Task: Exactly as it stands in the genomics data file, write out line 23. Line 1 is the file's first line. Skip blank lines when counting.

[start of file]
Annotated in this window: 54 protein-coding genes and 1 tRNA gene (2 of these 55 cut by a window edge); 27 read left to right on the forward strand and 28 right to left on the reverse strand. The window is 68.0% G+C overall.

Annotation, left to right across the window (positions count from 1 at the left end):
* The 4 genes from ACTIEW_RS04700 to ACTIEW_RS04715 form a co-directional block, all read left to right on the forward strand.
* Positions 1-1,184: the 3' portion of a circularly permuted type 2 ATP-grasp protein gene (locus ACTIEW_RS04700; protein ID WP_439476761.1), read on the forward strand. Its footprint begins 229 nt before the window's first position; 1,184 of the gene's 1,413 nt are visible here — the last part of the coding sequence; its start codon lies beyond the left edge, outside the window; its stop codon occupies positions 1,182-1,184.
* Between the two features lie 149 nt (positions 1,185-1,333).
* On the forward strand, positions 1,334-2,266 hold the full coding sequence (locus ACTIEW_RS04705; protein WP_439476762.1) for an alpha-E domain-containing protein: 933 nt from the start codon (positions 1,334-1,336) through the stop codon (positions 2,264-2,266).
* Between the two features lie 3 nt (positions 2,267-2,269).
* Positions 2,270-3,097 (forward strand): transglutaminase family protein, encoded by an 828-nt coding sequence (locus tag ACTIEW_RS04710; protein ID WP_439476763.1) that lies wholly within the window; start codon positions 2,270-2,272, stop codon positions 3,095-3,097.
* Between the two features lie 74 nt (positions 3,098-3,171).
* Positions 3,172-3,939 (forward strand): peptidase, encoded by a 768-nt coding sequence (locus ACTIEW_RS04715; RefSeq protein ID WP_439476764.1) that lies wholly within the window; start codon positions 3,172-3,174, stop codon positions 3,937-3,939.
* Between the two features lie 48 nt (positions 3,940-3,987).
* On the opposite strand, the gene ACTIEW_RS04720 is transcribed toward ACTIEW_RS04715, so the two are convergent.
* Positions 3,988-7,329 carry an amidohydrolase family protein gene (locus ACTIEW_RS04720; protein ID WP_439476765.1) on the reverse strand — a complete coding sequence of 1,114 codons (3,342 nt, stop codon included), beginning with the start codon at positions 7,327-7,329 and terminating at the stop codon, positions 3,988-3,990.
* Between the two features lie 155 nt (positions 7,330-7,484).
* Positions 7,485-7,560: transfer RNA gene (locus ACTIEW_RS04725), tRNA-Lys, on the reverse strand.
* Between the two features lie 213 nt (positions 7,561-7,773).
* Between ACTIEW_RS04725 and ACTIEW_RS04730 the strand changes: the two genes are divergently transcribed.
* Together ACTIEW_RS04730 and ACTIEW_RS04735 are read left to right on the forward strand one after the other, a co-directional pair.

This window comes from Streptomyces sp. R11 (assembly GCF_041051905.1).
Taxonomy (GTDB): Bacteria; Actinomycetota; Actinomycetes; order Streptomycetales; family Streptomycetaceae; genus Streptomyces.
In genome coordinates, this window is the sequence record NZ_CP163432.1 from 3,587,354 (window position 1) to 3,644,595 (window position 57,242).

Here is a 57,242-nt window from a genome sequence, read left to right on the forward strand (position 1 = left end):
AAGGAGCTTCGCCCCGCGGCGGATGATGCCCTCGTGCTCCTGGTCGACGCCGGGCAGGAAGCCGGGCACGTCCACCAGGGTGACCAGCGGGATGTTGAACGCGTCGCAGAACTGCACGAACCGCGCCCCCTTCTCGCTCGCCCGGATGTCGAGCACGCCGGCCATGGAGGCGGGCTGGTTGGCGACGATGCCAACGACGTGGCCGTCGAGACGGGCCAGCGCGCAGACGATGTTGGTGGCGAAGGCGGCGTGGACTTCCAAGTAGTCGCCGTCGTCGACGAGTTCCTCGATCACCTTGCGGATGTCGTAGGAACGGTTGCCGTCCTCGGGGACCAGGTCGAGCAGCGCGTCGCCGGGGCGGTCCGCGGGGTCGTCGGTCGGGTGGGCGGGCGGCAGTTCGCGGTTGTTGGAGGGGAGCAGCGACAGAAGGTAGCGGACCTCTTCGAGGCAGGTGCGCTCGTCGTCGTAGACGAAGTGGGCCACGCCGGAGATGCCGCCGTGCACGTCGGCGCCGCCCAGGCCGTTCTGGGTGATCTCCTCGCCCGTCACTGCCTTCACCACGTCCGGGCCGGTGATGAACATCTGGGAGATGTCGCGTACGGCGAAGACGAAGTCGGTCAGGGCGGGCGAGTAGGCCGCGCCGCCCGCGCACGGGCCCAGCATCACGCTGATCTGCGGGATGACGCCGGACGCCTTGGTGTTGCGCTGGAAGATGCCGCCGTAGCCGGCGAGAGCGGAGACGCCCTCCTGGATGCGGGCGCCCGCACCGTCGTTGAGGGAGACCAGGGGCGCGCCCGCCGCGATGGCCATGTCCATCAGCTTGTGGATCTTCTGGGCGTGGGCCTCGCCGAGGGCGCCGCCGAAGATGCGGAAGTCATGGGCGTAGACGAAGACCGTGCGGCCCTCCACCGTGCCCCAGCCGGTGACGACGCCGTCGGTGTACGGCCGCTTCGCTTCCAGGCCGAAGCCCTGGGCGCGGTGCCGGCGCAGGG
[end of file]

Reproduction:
AAGGAGCTTCGCCCCGCGGCGGATGATGCCCTCGTGCTCCTGGTCGACGCCGGGCAGGAAGCCGGGCACGTCCACCAGGGTGACCAGCGGGATGTTGAACGCGTCGCAGAACTGCACGAACCGCGCCCCCTTCTCGCTCGCCCGGATGTCGAGCACGCCGGCCATGGAGGCGGGCTGGTTGGCGACGATGCCAACGACGTGGCCGTCGAGACGGGCCAGCGCGCAGACGATGTTGGTGGCGAAGGCGGCGTGGACTTCCAAGTAGTCGCCGTCGTCGACGAGTTCCTCGATCACCTTGCGGATGTCGTAGGAACGGTTGCCGTCCTCGGGGACCAGGTCGAGCAGCGCGTCGCCGGGGCGGTCCGCGGGGTCGTCGGTCGGGTGGGCGGGCGGCAGTTCGCGGTTGTTGGAGGGGAGCAGCGACAGAAGGTAGCGGACCTCTTCGAGGCAGGTGCGCTCGTCGTCGTAGACGAAGTGGGCCACGCCGGAGATGCCGCCGTGCACGTCGGCGCCGCCCAGGCCGTTCTGGGTGATCTCCTCGCCCGTCACTGCCTTCACCACGTCCGGGCCGGTGATGAACATCTGGGAGATGTCGCGTACGGCGAAGACGAAGTCGGTCAGGGCGGGCGAGTAGGCCGCGCCGCCCGCGCACGGGCCCAGCATCACGCTGATCTGCGGGATGACGCCGGACGCCTTGGTGTTGCGCTGGAAGATGCCGCCGTAGCCGGCGAGAGCGGAGACGCCCTCCTGGATGCGGGCGCCCGCACCGTCGTTGAGGGAGACCAGGGGCGCGCCCGCCGCGATGGCCATGTCCATCAGCTTGTGGATCTTCTGGGCGTGGGCCTCGCCGAGGGCGCCGCCGAAGATGCGGAAGTCATGGGCGTAGACGAAGACCGTGCGGCCCTCCACCGTGCCCCAGCCGGTGACGACGCCGTCGGTGTACGGCCGCTTCGCTTCCAGGCCGAAGCCCTGGGCGCGGTGCCGGCGCAGGG